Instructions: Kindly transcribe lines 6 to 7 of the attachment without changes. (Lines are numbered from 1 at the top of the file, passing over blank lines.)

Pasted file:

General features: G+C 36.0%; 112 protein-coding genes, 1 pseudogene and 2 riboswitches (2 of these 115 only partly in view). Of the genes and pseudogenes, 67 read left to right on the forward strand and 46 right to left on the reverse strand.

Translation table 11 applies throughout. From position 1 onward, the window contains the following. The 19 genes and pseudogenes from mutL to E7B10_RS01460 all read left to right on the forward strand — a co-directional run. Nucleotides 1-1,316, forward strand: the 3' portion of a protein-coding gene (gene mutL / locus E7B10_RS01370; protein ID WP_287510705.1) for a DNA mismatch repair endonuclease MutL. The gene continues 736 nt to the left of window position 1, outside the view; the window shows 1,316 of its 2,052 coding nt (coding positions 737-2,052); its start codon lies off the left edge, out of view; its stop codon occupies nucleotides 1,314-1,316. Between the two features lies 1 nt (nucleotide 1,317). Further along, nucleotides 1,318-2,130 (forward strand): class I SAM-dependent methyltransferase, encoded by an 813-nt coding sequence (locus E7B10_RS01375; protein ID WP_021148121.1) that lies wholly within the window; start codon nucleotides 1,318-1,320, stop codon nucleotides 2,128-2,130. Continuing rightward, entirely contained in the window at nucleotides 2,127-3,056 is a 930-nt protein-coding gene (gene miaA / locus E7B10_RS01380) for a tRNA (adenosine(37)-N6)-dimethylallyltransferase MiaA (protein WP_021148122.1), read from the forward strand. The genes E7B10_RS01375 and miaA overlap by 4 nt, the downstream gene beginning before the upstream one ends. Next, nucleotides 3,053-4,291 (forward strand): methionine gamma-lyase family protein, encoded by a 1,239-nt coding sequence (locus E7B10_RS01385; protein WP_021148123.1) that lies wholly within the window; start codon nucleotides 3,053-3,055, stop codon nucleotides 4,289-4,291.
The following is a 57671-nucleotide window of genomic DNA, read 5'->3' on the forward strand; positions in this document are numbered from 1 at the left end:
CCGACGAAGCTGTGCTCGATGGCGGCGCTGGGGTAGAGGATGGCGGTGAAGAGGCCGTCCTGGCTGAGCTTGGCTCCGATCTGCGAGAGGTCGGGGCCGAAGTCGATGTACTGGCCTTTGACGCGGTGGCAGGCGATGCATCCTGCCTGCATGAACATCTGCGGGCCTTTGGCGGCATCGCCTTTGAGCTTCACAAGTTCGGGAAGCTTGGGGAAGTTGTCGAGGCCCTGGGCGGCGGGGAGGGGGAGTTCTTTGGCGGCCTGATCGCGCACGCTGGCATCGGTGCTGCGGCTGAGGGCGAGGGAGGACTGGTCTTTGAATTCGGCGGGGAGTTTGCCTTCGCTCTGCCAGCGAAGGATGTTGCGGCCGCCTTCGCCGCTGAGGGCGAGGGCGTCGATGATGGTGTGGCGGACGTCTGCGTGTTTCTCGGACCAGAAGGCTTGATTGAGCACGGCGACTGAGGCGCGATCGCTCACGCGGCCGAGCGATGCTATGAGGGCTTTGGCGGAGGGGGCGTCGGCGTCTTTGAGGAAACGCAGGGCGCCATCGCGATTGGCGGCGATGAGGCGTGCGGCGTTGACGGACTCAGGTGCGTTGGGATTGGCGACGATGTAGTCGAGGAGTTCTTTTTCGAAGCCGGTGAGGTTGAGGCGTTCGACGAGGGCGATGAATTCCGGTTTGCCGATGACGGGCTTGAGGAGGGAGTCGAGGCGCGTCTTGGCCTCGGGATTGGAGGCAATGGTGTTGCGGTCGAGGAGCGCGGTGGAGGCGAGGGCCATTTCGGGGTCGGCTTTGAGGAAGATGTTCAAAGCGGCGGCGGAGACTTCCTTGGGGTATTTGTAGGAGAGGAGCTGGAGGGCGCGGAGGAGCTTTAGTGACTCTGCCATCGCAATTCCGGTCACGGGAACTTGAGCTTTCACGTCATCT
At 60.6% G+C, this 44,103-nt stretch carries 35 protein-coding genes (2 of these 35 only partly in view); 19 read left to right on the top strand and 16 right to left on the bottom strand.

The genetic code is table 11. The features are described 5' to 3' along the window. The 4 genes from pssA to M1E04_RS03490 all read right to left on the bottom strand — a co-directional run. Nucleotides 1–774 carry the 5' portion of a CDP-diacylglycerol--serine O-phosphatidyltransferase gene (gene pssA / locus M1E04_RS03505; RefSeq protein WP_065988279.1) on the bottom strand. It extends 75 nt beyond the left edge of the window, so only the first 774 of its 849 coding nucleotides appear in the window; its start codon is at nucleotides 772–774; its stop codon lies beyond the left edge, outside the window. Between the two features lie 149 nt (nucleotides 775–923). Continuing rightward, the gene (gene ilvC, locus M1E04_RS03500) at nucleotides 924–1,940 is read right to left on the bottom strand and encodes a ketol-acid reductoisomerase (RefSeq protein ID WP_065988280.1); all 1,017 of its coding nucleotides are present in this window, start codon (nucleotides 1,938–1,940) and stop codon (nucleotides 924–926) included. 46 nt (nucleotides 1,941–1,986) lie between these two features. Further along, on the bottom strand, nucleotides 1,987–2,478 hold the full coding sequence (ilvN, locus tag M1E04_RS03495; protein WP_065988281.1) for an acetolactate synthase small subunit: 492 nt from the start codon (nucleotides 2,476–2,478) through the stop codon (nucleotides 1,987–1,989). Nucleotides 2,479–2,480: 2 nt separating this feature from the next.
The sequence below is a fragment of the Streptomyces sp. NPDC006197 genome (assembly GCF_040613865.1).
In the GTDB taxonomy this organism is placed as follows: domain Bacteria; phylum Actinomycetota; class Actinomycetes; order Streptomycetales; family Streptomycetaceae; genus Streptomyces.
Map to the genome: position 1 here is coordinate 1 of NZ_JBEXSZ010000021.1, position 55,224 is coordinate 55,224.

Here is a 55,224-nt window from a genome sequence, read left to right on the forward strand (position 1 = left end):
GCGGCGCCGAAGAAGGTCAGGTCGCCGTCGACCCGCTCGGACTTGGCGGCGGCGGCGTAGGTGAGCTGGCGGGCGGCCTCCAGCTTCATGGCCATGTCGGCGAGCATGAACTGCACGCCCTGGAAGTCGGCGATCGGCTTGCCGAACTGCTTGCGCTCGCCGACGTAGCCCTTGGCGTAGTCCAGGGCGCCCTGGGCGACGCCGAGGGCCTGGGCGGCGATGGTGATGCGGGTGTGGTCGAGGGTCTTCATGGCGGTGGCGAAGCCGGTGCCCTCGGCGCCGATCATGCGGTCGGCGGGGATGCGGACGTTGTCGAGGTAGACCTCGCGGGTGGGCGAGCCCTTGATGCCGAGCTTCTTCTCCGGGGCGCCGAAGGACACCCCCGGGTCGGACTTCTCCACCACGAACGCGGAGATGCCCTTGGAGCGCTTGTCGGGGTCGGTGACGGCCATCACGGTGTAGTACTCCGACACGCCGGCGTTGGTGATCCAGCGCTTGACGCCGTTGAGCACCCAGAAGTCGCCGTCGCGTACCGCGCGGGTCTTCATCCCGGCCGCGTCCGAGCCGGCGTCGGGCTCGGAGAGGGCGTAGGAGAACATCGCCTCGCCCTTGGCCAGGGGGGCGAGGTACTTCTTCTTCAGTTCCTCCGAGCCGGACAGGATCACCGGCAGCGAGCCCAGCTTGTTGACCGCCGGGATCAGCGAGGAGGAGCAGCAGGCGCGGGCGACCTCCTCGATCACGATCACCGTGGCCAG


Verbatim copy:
The genetic code is table 11. The features are described 5' to 3' along the window. The 4 genes from pssA to M1E04_RS03490 all read right to left on the bottom strand — a co-directional run. Nucleotides 1–774 carry the 5' portion of a CDP-diacylglycerol--serine O-phosphatidyltransferase gene (gene pssA / locus M1E04_RS03505; RefSeq protein WP_065988279.1) on the bottom strand. It extends 75 nt beyond the left edge of the window, so only the first 774 of its 849 coding nucleotides appear in the window; its start codon is at nucleotides 772–774; its stop codon lies beyond the left edge, outside the window. Between the two features lie 149 nt (nucleotides 775–923). Continuing rightward, the gene (gene ilvC, locus M1E04_RS03500) at nucleotides 924–1,940 is read right to left on the bottom strand and encodes a ketol-acid reductoisomerase (RefSeq protein ID WP_065988280.1); all 1,017 of its coding nucleotides are present in this window, start codon (nucleotides 1,938–1,940) and stop codon (nucleotides 924–926) included. 46 nt (nucleotides 1,941–1,986) lie between these two features. Further along, on the bottom strand, nucleotides 1,987–2,478 hold the full coding sequence (ilvN, locus tag M1E04_RS03495; protein WP_065988281.1) for an acetolactate synthase small subunit: 492 nt from the start codon (nucleotides 2,476–2,478) through the stop codon (nucleotides 1,987–1,989). Nucleotides 2,479–2,480: 2 nt separating this feature from the next.
The sequence below is a fragment of the Streptomyces sp. NPDC006197 genome (assembly GCF_040613865.1).